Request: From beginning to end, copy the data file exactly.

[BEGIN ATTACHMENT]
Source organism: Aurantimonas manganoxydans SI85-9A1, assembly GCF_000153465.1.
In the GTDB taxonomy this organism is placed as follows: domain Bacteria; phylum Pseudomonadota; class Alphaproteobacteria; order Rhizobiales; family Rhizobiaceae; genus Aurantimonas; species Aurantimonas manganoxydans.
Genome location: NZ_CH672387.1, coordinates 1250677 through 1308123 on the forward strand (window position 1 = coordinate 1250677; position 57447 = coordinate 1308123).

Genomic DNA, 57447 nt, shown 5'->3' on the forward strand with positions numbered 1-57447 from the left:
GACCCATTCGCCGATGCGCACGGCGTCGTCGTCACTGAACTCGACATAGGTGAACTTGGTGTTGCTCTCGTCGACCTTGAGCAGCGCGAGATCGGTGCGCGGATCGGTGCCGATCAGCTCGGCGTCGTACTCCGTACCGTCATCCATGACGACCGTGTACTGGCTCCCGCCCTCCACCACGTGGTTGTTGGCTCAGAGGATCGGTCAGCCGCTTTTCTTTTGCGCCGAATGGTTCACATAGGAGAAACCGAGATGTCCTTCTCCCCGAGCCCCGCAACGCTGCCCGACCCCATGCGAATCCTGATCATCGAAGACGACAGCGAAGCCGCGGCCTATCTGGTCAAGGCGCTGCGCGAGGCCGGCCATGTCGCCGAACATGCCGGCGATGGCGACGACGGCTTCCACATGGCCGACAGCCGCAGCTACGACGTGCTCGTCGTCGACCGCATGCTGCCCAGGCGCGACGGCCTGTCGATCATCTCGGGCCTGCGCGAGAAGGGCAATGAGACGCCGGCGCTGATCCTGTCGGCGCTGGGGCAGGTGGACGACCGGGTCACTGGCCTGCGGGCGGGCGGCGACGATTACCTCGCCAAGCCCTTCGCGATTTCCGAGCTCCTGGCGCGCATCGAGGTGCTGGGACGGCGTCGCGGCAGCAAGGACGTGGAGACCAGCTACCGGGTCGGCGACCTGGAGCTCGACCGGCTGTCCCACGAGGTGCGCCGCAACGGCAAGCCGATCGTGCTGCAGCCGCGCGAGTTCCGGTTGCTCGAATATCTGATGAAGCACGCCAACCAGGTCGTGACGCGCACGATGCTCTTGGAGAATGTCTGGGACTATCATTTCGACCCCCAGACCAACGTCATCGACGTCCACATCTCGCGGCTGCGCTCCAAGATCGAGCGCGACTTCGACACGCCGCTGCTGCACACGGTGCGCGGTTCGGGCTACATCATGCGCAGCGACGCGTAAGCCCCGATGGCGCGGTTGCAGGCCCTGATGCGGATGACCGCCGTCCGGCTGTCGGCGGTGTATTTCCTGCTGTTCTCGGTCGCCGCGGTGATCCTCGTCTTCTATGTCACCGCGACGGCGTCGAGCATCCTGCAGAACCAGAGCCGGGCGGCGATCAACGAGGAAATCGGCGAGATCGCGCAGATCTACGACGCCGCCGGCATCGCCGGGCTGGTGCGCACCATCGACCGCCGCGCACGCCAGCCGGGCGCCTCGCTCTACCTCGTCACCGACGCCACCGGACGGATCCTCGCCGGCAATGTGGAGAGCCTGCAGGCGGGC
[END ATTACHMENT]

Source organism: Aurantimonas manganoxydans SI85-9A1, assembly GCF_000153465.1.
In the GTDB taxonomy this organism is placed as follows: domain Bacteria; phylum Pseudomonadota; class Alphaproteobacteria; order Rhizobiales; family Rhizobiaceae; genus Aurantimonas; species Aurantimonas manganoxydans.
Genome location: NZ_CH672387.1, coordinates 1250677 through 1308123 on the forward strand (window position 1 = coordinate 1250677; position 57447 = coordinate 1308123).

Genomic DNA, 57447 nt, shown 5'->3' on the forward strand with positions numbered 1-57447 from the left:
GACCCATTCGCCGATGCGCACGGCGTCGTCGTCACTGAACTCGACATAGGTGAACTTGGTGTTGCTCTCGTCGACCTTGAGCAGCGCGAGATCGGTGCGCGGATCGGTGCCGATCAGCTCGGCGTCGTACTCCGTACCGTCATCCATGACGACCGTGTACTGGCTCCCGCCCTCCACCACGTGGTTGTTGGCTCAGAGGATCGGTCAGCCGCTTTTCTTTTGCGCCGAATGGTTCACATAGGAGAAACCGAGATGTCCTTCTCCCCGAGCCCCGCAACGCTGCCCGACCCCATGCGAATCCTGATCATCGAAGACGACAGCGAAGCCGCGGCCTATCTGGTCAAGGCGCTGCGCGAGGCCGGCCATGTCGCCGAACATGCCGGCGATGGCGACGACGGCTTCCACATGGCCGACAGCCGCAGCTACGACGTGCTCGTCGTCGACCGCATGCTGCCCAGGCGCGACGGCCTGTCGATCATCTCGGGCCTGCGCGAGAAGGGCAATGAGACGCCGGCGCTGATCCTGTCGGCGCTGGGGCAGGTGGACGACCGGGTCACTGGCCTGCGGGCGGGCGGCGACGATTACCTCGCCAAGCCCTTCGCGATTTCCGAGCTCCTGGCGCGCATCGAGGTGCTGGGACGGCGTCGCGGCAGCAAGGACGTGGAGACCAGCTACCGGGTCGGCGACCTGGAGCTCGACCGGCTGTCCCACGAGGTGCGCCGCAACGGCAAGCCGATCGTGCTGCAGCCGCGCGAGTTCCGGTTGCTCGAATATCTGATGAAGCACGCCAACCAGGTCGTGACGCGCACGATGCTCTTGGAGAATGTCTGGGACTATCATTTCGACCCCCAGACCAACGTCATCGACGTCCACATCTCGCGGCTGCGCTCCAAGATCGAGCGCGACTTCGACACGCCGCTGCTGCACACGGTGCGCGGTTCGGGCTACATCATGCGCAGCGACGCGTAAGCCCCGATGGCGCGGTTGCAGGCCCTGATGCGGATGACCGCCGTCCGGCTGTCGGCGGTGTATTTCCTGCTGTTCTCGGTCGCCGCGGTGATCCTCGTCTTCTATGTCACCGCGACGGCGTCGAGCATCCTGCAGAACCAGAGCCGGGCGGCGATCAACGAGGAAATCGGCGAGATCGCGCAGATCTACGACGCCGCCGGCATCGCCGGGCTGGTGCGCACCATCGACCGCCGCGCACGCCAGCCGGGCGCCTCGCTCTACCTCGTCACCGACGCCACCGGACGGATCCTCGCCGGCAATGTGGAGAGCCTGCAGGCGGGC